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Supreme Court of Canada

Bustin v. W. H. Thorne & Co. (1906) 37 SCR 532

Date: 1906-05-04

New trial—Judgment in court below on motion—Equal division— Appeal—Jurisdiction—Charge to jury—Misdirection—Bias.

Appeal from a decision of the Supreme Court of New Brunswick[1] refusing, by equal division, to set aside a verdict for the plaintiffs and order a new trial.

The W. H. Thorne & Co. brought action to recover from Bustin the price of goods sold on his alleged guarantee to one Segee. Bustin had given a guarantee to pay for goods so sold to the extent of $1,000 and had paid over $900, thereunder. The first of the goods sued for were supplied some six months after those paid for by Bustin had been delivered and were charged in plaintiffs' books to Segee to whom all the accounts were rendered. On the trial the secretary of the W. H. Thorne & Co. swore that Bustin had authorized the further supply to Segee on his account and had requested that they be charged to Segee to keep them separate from his own account with the company. This the defendant denied and testified that he had notified the company that he would no longer be responsible but neither the notice nor a copy of it was produced nor any proof except a stenographer's notes on dictation by defendant.

The jury answered questions submitted by both counsel and the court on which a verdict was entered

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for the plaintiff company for the amount claimed. Motion was made for a new trial on numerous grounds of improper reception and rejection of evidence, misdirection and improper direction and remarks by the presiding judge. The court being equally divided the motion for a new trial failed and the defendant appealed to this court.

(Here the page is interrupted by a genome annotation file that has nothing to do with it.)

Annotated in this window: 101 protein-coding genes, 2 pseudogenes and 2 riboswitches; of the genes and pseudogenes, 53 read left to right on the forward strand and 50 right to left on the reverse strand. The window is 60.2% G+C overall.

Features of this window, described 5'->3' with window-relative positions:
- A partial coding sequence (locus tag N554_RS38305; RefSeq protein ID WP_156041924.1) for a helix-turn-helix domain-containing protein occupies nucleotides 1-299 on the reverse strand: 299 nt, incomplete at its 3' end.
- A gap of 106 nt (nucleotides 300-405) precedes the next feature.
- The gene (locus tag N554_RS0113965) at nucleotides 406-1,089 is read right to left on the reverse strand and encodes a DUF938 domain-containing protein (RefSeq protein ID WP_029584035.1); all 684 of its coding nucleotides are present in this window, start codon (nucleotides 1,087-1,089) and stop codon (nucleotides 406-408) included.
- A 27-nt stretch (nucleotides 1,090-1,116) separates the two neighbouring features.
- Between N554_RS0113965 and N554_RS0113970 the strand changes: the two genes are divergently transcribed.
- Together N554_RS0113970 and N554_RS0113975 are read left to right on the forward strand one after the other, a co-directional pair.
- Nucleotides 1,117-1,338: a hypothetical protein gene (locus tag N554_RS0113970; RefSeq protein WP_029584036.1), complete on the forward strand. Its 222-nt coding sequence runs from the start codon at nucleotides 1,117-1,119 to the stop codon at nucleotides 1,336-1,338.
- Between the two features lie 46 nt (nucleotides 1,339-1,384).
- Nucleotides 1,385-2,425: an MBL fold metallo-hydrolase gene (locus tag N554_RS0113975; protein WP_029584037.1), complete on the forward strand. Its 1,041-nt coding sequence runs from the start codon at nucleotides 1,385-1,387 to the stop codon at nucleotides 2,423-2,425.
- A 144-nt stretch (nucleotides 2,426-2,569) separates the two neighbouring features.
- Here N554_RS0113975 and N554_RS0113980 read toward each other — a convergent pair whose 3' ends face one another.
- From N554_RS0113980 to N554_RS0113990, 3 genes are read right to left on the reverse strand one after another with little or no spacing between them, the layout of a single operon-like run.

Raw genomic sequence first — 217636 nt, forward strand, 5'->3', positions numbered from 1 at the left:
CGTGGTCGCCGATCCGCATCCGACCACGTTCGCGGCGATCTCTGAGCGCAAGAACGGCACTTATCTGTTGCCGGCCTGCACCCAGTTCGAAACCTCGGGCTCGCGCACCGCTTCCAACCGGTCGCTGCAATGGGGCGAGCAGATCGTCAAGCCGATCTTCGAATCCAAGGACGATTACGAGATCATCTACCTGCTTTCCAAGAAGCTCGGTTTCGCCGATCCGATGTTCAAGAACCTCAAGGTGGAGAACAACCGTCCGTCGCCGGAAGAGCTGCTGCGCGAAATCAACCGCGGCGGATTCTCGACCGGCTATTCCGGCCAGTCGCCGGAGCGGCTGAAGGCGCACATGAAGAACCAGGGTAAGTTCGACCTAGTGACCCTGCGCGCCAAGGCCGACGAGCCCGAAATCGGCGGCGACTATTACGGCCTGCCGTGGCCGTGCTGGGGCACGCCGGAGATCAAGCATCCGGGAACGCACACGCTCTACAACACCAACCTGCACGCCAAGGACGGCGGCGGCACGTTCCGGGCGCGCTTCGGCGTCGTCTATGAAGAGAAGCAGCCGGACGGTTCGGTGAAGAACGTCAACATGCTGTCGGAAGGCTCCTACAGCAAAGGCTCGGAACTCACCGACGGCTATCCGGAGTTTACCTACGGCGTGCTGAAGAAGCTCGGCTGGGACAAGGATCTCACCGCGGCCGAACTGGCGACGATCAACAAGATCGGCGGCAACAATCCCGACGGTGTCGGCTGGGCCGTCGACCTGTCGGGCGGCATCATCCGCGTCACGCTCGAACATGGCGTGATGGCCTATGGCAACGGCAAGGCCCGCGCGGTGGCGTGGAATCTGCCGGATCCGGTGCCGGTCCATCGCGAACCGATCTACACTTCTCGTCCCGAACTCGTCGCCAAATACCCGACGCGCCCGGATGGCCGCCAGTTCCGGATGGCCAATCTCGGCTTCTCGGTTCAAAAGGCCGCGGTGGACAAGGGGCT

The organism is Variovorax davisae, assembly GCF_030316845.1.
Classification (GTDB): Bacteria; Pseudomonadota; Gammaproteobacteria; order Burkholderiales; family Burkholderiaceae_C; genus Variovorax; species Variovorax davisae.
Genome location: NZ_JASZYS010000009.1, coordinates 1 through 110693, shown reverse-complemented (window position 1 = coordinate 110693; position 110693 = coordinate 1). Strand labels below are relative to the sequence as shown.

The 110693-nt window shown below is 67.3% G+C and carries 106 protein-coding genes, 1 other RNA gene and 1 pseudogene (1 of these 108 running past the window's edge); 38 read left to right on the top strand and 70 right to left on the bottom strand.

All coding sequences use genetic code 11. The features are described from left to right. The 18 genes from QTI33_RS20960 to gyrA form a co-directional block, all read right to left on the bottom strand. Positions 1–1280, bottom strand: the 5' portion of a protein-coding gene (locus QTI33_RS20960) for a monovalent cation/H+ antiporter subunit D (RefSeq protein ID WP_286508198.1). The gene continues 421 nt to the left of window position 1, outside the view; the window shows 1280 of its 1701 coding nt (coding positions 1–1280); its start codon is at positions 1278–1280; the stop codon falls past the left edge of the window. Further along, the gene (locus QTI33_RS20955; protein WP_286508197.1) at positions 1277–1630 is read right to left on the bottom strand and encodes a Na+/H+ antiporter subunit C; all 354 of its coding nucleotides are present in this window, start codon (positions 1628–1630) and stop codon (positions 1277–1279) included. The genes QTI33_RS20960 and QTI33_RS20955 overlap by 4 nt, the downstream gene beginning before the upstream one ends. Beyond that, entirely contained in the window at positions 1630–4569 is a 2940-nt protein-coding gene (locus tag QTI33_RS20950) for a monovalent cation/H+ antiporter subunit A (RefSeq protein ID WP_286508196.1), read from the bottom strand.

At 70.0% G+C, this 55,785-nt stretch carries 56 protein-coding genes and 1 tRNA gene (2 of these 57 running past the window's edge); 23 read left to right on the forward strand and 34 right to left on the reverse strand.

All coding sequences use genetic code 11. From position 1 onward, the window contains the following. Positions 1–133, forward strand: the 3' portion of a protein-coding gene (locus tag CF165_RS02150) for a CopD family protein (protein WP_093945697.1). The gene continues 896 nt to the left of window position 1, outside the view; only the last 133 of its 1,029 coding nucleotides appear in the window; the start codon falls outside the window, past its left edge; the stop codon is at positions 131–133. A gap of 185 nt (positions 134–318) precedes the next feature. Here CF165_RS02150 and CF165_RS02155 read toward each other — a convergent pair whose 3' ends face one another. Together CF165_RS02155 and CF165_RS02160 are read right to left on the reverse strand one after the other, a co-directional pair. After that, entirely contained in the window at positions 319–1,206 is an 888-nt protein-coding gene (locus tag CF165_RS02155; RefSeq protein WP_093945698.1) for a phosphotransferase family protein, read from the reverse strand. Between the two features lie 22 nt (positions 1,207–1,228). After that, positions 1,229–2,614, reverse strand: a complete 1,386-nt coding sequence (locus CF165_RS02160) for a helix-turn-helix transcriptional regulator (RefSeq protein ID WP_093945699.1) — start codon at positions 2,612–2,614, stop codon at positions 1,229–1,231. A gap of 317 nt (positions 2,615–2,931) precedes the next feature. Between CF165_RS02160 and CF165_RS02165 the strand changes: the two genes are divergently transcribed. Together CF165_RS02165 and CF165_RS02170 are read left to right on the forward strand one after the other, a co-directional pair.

The formal rule or judgment appealed against drawn up by the clerk of the court on the motion for new trial, after the formal portion as to hearing counsel, stated that "the court having taken time to consider, and being equally divided, the said rule drops and the verdict entered for the plaintiff on the trial stands."

On the appeal being called Hazen K.C. and W.H. Harrison for the respondents moved to quash on the ground that the said formal rule or order was not a judgment from which an appeal would lie.

Pugsley K.C., Attorney-General for New Brunswick, was not called upon to support the jurisdiction of the court and the motion to quash was overruled.

Counsel were then heard on the merits after which the court gave judgment ordering a new trial, on the ground that the charge of the trial judge to the jury shewed passion and bias and was improper. Davies J. dissented as follows:

DAVIES J. (dissenting).—I have carefully read the charge to the jury of Chief Justice Tuck and while some remarks relating to the several counsel engaged in the case might have been better unsaid I cannot

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find anything in the charge taken as a whole to justify a new trial being granted.

It is not now open to the Attorney-General to complain that a particular question was not put to the jury relating to the delivery of a letter from the defendant to the plaintiff company's manager terminating any further liability on his part for goods supplied to one Segee. It was open to him to have had the question put at the trial. He did not elect to do so and cannot now complain of its not having been put.

The evidence while conflicting was fully sufficient to justify the findings and the findings ample enough to justify the entering of the verdict.

I would dismiss the appeal.

Appeal allowed with costs.

Solicitor for the appellant: J. Joseph Porter.

Solicitor for the respondents: W. H. Harrison.

[1] 37 N.B. Rep. 163.

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